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Fulton Files 

Lose a Lot and Win a Few

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Conservatives and liberals never tire of keeping a scorecard on the important issues. Conservatives, for example, point out that our nation’s gargantuan debt cannot be blamed on so many concurrent Republican administrations because a Democratically controlled Congress held the wallet. Whatever. When the budget deficits of W. Bush sear their way into our national balance sheet, Republicans no doubt will blame Capitol Hill’s Democratic janitorial staff. But keep score, we shall:

& ull; Praying for PMS. President Bush wants to appoint Dr. W. David Hager as head of the Food and Drug Administration’s (FDA) Reproductive Health Advisory Committee. As anyone might have guessed, Dr. Hager, an ob-gyn, is on the warpath against mifepristone (also known as RU-486). That’s not the half of it. In private practice, the doctor allegedly refuses to prescribe birth control to unmarried women. He also co-authored a book with his wife, Linda, titled Stress and the Woman’s Body, which recommends that women pray and read Scripture during certain times of their monthly cycle. Bush doesn’t need congressional approval to appoint Hager. Chalk one up for the Republicans.

& ull; There go Dinky’s grand plans. Just when Tribune Publisher Dean Singleton thought he had his plans for media domination all figured out, the Senate had to blow a gasket. Voting 55-40, the Senate effectively rolled back ominous new Federal Communications Commission rules that would have let media networks snap up more local stations and corporations to bundle ownership of radio and television stations, plus newspapers, all in one metropolitan market. Score one for any media consumer who cares about getting more than one story.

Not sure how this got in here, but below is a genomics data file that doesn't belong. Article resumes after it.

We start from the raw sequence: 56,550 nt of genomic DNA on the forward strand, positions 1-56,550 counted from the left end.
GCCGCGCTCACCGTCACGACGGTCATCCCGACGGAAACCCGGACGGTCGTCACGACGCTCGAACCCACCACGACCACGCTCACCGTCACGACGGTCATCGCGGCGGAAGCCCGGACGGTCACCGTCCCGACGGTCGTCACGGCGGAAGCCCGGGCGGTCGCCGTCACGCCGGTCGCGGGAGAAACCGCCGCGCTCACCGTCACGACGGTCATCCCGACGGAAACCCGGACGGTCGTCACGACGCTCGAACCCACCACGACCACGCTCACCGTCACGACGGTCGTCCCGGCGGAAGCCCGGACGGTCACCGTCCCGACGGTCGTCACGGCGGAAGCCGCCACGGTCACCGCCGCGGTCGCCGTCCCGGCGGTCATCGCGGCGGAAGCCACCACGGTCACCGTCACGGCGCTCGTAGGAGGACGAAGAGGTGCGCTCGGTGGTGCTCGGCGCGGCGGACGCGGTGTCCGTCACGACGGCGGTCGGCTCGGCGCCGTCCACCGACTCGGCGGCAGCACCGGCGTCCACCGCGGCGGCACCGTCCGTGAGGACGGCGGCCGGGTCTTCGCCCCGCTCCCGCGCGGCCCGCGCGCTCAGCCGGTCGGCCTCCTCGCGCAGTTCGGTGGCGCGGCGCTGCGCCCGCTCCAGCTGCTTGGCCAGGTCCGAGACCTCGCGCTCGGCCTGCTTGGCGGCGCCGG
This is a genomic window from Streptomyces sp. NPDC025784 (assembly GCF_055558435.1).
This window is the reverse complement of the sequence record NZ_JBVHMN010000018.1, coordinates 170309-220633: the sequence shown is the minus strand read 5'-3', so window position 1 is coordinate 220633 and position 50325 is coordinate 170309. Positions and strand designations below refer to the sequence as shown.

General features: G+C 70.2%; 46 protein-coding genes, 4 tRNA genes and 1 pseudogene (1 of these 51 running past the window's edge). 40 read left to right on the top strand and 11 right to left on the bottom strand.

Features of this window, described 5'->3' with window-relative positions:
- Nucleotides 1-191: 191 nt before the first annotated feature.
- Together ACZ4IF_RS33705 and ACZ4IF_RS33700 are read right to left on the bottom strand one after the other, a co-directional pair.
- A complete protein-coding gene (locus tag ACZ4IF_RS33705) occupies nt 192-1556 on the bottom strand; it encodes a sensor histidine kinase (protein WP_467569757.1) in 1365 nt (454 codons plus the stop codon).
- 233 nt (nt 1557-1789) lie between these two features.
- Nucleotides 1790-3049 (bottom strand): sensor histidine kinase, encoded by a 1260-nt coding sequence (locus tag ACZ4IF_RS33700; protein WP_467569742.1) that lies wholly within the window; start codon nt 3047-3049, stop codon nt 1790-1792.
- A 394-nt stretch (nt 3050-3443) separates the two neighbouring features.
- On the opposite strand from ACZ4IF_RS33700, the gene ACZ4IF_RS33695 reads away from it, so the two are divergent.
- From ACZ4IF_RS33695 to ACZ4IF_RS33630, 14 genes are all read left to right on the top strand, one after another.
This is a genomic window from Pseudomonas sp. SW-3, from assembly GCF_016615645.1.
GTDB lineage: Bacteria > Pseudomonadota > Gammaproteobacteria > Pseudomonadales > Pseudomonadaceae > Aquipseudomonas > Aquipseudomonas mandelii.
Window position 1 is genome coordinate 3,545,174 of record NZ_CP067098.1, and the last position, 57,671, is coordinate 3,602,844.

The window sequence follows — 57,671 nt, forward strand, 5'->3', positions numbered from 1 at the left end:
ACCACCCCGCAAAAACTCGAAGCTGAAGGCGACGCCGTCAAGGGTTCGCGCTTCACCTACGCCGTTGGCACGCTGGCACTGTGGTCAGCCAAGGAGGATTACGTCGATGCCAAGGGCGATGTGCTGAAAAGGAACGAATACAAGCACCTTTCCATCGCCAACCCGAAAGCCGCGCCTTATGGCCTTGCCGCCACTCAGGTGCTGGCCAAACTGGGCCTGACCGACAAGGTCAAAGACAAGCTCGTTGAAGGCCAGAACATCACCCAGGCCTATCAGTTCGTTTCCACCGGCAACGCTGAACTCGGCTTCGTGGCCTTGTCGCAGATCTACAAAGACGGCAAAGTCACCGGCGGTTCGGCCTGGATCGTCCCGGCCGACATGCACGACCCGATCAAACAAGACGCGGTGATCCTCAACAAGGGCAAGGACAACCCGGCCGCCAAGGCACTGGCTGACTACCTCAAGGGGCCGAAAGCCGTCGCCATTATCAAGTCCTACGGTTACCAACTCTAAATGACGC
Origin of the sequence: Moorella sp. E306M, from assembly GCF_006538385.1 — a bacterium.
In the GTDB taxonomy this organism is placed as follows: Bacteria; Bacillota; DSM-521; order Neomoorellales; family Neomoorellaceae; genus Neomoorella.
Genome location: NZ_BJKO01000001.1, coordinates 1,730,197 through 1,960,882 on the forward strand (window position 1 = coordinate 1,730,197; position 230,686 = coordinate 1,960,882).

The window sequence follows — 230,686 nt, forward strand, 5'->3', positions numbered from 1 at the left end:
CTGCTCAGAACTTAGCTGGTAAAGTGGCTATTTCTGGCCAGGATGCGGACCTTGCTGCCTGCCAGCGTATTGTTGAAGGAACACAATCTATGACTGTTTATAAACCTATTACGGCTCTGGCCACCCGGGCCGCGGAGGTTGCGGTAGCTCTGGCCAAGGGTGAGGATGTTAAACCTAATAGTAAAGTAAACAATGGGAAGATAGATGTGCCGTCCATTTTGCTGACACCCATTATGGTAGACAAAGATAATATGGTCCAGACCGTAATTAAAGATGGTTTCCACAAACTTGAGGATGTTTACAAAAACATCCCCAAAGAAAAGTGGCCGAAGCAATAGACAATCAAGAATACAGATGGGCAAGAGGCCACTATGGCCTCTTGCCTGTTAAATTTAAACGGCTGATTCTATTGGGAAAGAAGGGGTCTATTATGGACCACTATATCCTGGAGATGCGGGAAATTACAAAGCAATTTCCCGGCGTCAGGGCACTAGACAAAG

& ull; What, me worry? Just in case you thought Patriot Act alarmists were full of hot air, keep an ear and eye out for the American Civil Liberties Union’s new ad warning of the Act’s Section 213, which lets law enforcement search your property and premises and then tell you later. (If at all, apparently.) And don’t think U.S. corporations might not find themselves unwitting victims in all this silliness. JetBlue Airways customers got a rude awakening last week upon learning that the airline company, headed by Utah man David Neeleman, revealed it made a big mistake by sharing up to 5 million of its passenger itineraries with a U.S. Department of Defense contractor after “an exceptional request” to help research a military base security project. Actually, it looks as if the Alabama company contracted by the department used that mass personal information to help develop a prototype of the Computer Assisted Passenger Prescreening System which Congress hopes will identify nasty terrorists before they get on the plane. Then again, given the level of competency our government usually displays, what could that information be used for instead? Neeleman has apologized to JetBlue customers. There have been assurances that all itineraries have since been destroyed. Still, you might want to check your credit report.

& ull; Hate Mel. Gibson, that is. The Aussie arrogant enough to think he has something new to tell the world about Jesus via his film The Passion has got himself into a tar baby. No news there. But his dad, Hutton Gibson, landed Mel’s mug in the latest issue of The Southern Poverty Law Center’s Intelligence Report, which monitors activities of U.S. racist groups. Hutton Gibson, a traditional Roman Catholic, has gone on record denying that the Holocaust ever occurred.

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